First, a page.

Monday, January 16, 2012

When Mitt Romney came to town, he exposed the GOP's disrespect for its own ideas

Late last week, I wrote, "I'll have lots more to say about this video and the reaction to it later." After elaborating on my prior post, it's time to follow through.

P. T. Barnum is supposed to have said, "all publicity is good publicity." I'm not sure that Mitt Romney will agree with the man who also said, "a sucker is born every minute," something Romney and a lot of the other Republican candidates are banking on. Right now, Willard M. Romney is getting a lot of bad publicity, which is summed up in the half-hour-long attack ad presented as a muckracking documentary I posted in the first installment of this series. The blurb accompanying this video minces no words about what it sees as Willard's legacy and why he's bad for business, in more ways than one.
Mitt Romney was not a capitalist during his reign at Bain. He was a predatory corporate raider. His firm didn't seek to create value. Instead, like a scavenger, Romney looked for businesses he could pick apart. Indeed, he represented the worst possible kind of predator, operating within the law but well outside the bounds of what most real capitalists consider ethical.

He is exhibit number one the left wants to use in the coming election to give capitalism a bad name.
In other words, Willard is a liability, not an asset. While he might be "most electable," if his opponents want to score points based on economic philosophy, he's also the most vulnerable.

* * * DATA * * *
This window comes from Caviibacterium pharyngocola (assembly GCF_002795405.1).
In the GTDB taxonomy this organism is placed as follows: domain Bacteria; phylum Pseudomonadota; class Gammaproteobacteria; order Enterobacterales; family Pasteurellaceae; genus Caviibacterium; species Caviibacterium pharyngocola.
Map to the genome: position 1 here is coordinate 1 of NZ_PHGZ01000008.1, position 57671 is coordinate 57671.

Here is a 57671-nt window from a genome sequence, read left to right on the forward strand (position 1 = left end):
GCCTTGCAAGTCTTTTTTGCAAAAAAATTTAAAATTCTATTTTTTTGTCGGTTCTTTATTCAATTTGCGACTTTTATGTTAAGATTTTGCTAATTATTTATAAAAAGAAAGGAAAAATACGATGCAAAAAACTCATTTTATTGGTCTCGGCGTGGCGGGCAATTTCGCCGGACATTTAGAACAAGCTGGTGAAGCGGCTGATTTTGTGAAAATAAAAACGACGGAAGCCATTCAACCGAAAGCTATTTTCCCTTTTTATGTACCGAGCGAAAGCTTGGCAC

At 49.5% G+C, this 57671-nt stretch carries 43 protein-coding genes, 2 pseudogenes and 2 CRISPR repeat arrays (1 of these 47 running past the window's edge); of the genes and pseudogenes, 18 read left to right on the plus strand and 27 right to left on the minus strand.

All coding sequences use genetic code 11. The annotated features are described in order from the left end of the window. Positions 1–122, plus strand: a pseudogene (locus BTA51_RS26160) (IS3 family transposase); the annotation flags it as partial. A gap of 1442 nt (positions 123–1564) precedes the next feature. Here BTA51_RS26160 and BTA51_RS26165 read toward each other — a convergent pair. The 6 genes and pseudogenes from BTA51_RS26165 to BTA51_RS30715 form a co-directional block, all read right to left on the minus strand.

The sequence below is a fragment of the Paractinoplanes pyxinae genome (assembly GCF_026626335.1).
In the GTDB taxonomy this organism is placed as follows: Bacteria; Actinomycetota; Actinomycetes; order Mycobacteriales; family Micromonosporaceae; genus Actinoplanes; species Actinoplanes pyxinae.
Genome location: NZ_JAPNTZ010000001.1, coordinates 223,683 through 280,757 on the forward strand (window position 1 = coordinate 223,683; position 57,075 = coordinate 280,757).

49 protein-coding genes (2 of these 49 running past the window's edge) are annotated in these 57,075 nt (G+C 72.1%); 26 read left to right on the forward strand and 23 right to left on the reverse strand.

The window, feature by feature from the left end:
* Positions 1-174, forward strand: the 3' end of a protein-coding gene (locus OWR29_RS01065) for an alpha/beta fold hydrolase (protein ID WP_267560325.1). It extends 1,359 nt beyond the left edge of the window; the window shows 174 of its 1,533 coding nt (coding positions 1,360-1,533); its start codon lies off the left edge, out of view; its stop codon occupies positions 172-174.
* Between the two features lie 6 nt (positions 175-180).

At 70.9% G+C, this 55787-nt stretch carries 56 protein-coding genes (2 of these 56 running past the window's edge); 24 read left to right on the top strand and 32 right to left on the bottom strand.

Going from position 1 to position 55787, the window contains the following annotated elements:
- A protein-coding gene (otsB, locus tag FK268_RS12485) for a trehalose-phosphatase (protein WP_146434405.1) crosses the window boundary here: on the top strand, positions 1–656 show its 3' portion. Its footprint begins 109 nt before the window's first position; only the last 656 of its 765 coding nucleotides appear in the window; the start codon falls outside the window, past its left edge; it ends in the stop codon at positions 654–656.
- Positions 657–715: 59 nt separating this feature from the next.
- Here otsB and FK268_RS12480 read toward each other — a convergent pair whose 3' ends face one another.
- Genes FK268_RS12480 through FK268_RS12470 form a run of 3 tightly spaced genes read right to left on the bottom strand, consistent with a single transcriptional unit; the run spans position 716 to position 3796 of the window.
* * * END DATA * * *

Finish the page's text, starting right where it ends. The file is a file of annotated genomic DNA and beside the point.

The blurb continues.
He and his friends at Bain were bad guys. Any real capitalists should disavow Romney's 'creative destruction' model that made him wealthy at the expense of thousands of American jobs.

Mitt Romney and his cronies pioneered 'deindustrialization,' a process by which they searched out vulnerable companies, took them over, loaded them with debt, and collected obscene fees while doing so. He sent jobs overseas or killed them altogether, and then picked apart the remains - including pension funds - before the companies went bankrupt.
If you wonder why America has lost so many manufacturing jobs overseas, look no further than Mitt Romney -- the King of Bain.
Willard, John Galt hates you. So, apparently, do a lot of other people who've seen this video and are commenting on both it and the reaction to it. One of them is Charles Johnson of Little Green Footballs.

Video: When Mitt Romney Came To Town
Here’s Newt Gingrich’s bizarre 28-minute video attack on Mitt Romney; bizarre not because of the subject matter (which is pretty devastating to Romney), but because of the political orientation. Gingrich is coming at Romney from a position that can only be described as “left wing” — criticizing Romney for precisely the Republican values that Newt (and every other candidate) espouses.

I don’t think I’ve seen a better demonstration of an absolutely amoral lust for power — from Gingrich and from Romney. With this video, Gingrich is throwing the entire GOP ideology under the bus.